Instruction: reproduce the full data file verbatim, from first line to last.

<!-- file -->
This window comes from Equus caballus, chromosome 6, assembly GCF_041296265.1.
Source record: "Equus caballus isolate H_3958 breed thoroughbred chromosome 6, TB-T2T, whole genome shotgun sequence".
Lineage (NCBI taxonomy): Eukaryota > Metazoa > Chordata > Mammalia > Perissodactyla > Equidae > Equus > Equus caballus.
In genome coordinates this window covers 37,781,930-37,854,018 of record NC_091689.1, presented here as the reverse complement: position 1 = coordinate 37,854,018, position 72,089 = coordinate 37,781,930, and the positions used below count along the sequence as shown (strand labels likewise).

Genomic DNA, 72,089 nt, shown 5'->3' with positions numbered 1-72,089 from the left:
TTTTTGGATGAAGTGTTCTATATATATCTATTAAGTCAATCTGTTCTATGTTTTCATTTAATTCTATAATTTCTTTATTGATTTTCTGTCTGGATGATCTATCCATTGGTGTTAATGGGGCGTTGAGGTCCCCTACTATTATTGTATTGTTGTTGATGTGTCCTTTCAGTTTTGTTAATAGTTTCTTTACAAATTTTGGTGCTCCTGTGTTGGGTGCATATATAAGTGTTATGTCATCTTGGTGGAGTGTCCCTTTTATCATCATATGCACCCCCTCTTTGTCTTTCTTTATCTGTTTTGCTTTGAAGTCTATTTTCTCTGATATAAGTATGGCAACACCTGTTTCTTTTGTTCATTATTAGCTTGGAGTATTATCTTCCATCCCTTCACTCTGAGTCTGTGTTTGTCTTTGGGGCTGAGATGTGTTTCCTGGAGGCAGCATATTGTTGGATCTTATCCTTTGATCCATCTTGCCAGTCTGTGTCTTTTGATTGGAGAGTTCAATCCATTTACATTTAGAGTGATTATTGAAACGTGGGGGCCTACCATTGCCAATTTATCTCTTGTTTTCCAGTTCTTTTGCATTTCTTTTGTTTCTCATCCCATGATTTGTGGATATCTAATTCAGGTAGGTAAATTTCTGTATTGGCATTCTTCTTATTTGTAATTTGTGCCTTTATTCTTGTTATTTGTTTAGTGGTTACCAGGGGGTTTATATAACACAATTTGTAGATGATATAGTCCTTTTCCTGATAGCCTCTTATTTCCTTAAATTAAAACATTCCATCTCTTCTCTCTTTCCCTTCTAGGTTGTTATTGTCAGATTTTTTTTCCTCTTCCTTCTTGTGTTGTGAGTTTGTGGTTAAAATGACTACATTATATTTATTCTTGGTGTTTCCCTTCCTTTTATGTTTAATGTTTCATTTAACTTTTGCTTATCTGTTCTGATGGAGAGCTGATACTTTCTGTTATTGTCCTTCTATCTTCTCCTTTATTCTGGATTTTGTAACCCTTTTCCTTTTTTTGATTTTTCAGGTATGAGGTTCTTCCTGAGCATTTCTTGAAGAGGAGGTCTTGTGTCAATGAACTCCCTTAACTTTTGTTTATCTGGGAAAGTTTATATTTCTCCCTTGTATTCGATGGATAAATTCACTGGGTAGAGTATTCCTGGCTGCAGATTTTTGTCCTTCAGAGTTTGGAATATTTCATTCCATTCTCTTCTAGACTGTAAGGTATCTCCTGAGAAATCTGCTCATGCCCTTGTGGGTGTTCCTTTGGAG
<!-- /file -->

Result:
This window comes from Equus caballus, chromosome 6, assembly GCF_041296265.1.
Source record: "Equus caballus isolate H_3958 breed thoroughbred chromosome 6, TB-T2T, whole genome shotgun sequence".
Lineage (NCBI taxonomy): Eukaryota > Metazoa > Chordata > Mammalia > Perissodactyla > Equidae > Equus > Equus caballus.
In genome coordinates this window covers 37,781,930-37,854,018 of record NC_091689.1, presented here as the reverse complement: position 1 = coordinate 37,854,018, position 72,089 = coordinate 37,781,930, and the positions used below count along the sequence as shown (strand labels likewise).

Genomic DNA, 72,089 nt, shown 5'->3' with positions numbered 1-72,089 from the left:
TTTTTGGATGAAGTGTTCTATATATATCTATTAAGTCAATCTGTTCTATGTTTTCATTTAATTCTATAATTTCTTTATTGATTTTCTGTCTGGATGATCTATCCATTGGTGTTAATGGGGCGTTGAGGTCCCCTACTATTATTGTATTGTTGTTGATGTGTCCTTTCAGTTTTGTTAATAGTTTCTTTACAAATTTTGGTGCTCCTGTGTTGGGTGCATATATAAGTGTTATGTCATCTTGGTGGAGTGTCCCTTTTATCATCATATGCACCCCCTCTTTGTCTTTCTTTATCTGTTTTGCTTTGAAGTCTATTTTCTCTGATATAAGTATGGCAACACCTGTTTCTTTTGTTCATTATTAGCTTGGAGTATTATCTTCCATCCCTTCACTCTGAGTCTGTGTTTGTCTTTGGGGCTGAGATGTGTTTCCTGGAGGCAGCATATTGTTGGATCTTATCCTTTGATCCATCTTGCCAGTCTGTGTCTTTTGATTGGAGAGTTCAATCCATTTACATTTAGAGTGATTATTGAAACGTGGGGGCCTACCATTGCCAATTTATCTCTTGTTTTCCAGTTCTTTTGCATTTCTTTTGTTTCTCATCCCATGATTTGTGGATATCTAATTCAGGTAGGTAAATTTCTGTATTGGCATTCTTCTTATTTGTAATTTGTGCCTTTATTCTTGTTATTTGTTTAGTGGTTACCAGGGGGTTTATATAACACAATTTGTAGATGATATAGTCCTTTTCCTGATAGCCTCTTATTTCCTTAAATTAAAACATTCCATCTCTTCTCTCTTTCCCTTCTAGGTTGTTATTGTCAGATTTTTTTTCCTCTTCCTTCTTGTGTTGTGAGTTTGTGGTTAAAATGACTACATTATATTTATTCTTGGTGTTTCCCTTCCTTTTATGTTTAATGTTTCATTTAACTTTTGCTTATCTGTTCTGATGGAGAGCTGATACTTTCTGTTATTGTCCTTCTATCTTCTCCTTTATTCTGGATTTTGTAACCCTTTTCCTTTTTTTGATTTTTCAGGTATGAGGTTCTTCCTGAGCATTTCTTGAAGAGGAGGTCTTGTGTCAATGAACTCCCTTAACTTTTGTTTATCTGGGAAAGTTTATATTTCTCCCTTGTATTCGATGGATAAATTCACTGGGTAGAGTATTCCTGGCTGCAGATTTTTGTCCTTCAGAGTTTGGAATATTTCATTCCATTCTCTTCTAGACTGTAAGGTATCTCCTGAGAAATCTGCTCATGCCCTTGTGGGTGTTCCTTTGGAG